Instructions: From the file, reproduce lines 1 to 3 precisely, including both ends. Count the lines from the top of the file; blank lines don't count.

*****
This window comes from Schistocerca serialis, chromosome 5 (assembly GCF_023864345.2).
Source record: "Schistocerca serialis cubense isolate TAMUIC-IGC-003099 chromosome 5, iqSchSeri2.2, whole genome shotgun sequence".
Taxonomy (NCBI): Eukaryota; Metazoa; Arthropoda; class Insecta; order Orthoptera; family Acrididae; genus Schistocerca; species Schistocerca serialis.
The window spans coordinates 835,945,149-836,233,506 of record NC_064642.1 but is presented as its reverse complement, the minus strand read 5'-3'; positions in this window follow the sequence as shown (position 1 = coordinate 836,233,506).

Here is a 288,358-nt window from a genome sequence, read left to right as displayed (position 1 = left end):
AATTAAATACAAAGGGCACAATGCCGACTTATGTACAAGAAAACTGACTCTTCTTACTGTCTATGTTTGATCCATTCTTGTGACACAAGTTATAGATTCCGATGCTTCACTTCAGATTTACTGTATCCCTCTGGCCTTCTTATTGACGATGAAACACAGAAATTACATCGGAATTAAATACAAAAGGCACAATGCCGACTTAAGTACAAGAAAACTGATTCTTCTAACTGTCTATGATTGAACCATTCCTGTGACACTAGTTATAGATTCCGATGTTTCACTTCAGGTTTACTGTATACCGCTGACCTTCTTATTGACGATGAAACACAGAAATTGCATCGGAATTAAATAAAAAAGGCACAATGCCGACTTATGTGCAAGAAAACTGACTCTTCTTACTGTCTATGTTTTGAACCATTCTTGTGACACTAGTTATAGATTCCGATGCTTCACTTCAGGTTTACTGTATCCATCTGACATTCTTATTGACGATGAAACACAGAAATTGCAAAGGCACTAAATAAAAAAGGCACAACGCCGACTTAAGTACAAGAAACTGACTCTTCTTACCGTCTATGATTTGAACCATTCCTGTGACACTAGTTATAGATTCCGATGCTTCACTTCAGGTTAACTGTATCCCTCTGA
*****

This window comes from Schistocerca serialis, chromosome 5 (assembly GCF_023864345.2).
Source record: "Schistocerca serialis cubense isolate TAMUIC-IGC-003099 chromosome 5, iqSchSeri2.2, whole genome shotgun sequence".
Taxonomy (NCBI): Eukaryota; Metazoa; Arthropoda; class Insecta; order Orthoptera; family Acrididae; genus Schistocerca; species Schistocerca serialis.